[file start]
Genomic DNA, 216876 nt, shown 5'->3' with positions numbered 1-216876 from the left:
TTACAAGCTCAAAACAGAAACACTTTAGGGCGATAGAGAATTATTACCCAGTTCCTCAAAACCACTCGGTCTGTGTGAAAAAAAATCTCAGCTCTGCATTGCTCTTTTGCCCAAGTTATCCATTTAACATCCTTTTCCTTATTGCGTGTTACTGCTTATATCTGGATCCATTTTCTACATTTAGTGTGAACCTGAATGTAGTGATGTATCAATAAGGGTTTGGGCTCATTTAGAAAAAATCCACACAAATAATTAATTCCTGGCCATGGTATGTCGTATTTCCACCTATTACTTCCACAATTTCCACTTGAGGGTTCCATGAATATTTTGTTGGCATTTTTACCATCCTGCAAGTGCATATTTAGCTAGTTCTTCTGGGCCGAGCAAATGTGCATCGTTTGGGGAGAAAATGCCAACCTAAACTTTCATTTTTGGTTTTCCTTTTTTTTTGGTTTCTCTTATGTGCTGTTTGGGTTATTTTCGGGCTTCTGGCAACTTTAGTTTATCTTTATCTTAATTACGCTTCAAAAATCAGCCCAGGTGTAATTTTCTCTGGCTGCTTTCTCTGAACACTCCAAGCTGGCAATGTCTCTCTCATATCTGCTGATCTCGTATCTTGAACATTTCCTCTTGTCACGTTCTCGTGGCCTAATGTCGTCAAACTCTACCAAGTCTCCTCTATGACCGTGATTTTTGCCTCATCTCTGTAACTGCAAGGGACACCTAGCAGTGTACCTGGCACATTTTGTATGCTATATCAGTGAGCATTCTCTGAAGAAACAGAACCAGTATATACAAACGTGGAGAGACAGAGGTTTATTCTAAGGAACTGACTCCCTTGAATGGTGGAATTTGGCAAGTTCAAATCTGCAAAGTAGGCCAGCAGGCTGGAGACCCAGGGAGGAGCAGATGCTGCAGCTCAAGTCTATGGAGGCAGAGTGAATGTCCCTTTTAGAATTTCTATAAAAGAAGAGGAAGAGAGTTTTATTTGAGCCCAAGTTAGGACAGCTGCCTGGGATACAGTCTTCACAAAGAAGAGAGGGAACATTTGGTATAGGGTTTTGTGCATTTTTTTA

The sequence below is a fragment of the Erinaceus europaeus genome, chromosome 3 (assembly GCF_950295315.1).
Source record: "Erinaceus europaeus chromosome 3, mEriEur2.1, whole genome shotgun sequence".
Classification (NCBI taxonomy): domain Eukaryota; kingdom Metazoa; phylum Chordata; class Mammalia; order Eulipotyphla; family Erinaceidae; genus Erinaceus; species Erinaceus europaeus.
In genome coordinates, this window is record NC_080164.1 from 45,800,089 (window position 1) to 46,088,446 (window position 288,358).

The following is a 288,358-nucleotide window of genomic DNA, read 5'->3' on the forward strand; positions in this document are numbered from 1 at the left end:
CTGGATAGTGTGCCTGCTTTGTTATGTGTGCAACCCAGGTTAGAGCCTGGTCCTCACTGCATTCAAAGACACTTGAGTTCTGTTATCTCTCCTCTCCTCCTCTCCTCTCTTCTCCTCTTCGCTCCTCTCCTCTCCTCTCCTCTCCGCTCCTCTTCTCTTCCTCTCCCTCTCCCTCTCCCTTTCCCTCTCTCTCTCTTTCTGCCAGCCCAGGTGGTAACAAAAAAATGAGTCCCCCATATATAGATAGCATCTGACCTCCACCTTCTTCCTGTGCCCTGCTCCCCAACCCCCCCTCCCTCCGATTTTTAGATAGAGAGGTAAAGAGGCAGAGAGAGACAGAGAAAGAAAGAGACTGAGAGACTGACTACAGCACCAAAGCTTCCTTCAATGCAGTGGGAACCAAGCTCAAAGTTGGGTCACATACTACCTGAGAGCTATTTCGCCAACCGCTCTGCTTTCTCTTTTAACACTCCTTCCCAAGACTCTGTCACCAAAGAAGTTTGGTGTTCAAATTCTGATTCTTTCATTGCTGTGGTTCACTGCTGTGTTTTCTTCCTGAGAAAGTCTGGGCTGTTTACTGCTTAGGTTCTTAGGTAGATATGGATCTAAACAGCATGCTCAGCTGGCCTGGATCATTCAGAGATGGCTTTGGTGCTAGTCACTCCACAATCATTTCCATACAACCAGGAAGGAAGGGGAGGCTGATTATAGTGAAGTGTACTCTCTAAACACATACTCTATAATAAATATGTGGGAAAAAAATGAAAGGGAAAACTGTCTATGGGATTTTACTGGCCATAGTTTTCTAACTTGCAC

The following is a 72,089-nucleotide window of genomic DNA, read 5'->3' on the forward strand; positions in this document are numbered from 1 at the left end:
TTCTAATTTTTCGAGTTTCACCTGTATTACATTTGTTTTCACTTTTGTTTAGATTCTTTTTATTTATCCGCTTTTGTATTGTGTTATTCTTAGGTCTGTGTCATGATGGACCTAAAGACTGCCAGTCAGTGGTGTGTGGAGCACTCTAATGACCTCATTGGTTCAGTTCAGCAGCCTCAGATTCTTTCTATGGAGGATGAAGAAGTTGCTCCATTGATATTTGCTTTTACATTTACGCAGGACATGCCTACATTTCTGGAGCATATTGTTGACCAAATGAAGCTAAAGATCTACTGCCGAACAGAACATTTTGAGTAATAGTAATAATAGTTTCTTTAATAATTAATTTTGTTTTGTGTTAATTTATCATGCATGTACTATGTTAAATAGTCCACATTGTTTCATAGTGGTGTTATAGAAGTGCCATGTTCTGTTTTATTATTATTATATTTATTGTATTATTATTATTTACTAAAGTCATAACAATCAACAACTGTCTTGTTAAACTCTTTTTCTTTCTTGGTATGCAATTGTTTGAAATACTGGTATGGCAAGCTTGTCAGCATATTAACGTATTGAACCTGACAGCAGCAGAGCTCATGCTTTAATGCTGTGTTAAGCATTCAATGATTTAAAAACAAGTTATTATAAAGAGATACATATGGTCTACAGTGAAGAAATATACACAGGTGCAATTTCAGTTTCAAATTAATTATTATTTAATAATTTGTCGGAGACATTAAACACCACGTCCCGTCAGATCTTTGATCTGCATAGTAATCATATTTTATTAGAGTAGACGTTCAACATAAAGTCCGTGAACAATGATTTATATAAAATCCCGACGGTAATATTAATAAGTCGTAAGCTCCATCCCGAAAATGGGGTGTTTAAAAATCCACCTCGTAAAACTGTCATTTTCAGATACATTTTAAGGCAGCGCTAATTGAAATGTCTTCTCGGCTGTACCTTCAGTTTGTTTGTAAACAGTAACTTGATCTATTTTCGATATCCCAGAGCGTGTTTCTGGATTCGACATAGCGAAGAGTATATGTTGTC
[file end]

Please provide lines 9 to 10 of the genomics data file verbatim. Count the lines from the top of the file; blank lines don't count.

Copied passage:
The following is a 72,089-nucleotide window of genomic DNA, read 5'->3' on the forward strand; positions in this document are numbered from 1 at the left end:
TTCTAATTTTTCGAGTTTCACCTGTATTACATTTGTTTTCACTTTTGTTTAGATTCTTTTTATTTATCCGCTTTTGTATTGTGTTATTCTTAGGTCTGTGTCATGATGGACCTAAAGACTGCCAGTCAGTGGTGTGTGGAGCACTCTAATGACCTCATTGGTTCAGTTCAGCAGCCTCAGATTCTTTCTATGGAGGATGAAGAAGTTGCTCCATTGATATTTGCTTTTACATTTACGCAGGACATGCCTACATTTCTGGAGCATATTGTTGACCAAATGAAGCTAAAGATCTACTGCCGAACAGAACATTTTGAGTAATAGTAATAATAGTTTCTTTAATAATTAATTTTGTTTTGTGTTAATTTATCATGCATGTACTATGTTAAATAGTCCACATTGTTTCATAGTGGTGTTATAGAAGTGCCATGTTCTGTTTTATTATTATTATATTTATTGTATTATTATTATTTACTAAAGTCATAACAATCAACAACTGTCTTGTTAAACTCTTTTTCTTTCTTGGTATGCAATTGTTTGAAATACTGGTATGGCAAGCTTGTCAGCATATTAACGTATTGAACCTGACAGCAGCAGAGCTCATGCTTTAATGCTGTGTTAAGCATTCAATGATTTAAAAACAAGTTATTATAAAGAGATACATATGGTCTACAGTGAAGAAATATACACAGGTGCAATTTCAGTTTCAAATTAATTATTATTTAATAATTTGTCGGAGACATTAAACACCACGTCCCGTCAGATCTTTGATCTGCATAGTAATCATATTTTATTAGAGTAGACGTTCAACATAAAGTCCGTGAACAATGATTTATATAAAATCCCGACGGTAATATTAATAAGTCGTAAGCTCCATCCCGAAAATGGGGTGTTTAAAAATCCACCTCGTAAAACTGTCATTTTCAGATACATTTTAAGGCAGCGCTAATTGAAATGTCTTCTCGGCTGTACCTTCAGTTTGTTTGTAAACAGTAACTTGATCTATTTTCGATATCCCAGAGCGTGTTTCTGGATTCGACATAGCGAAGAGTATATGTTGTC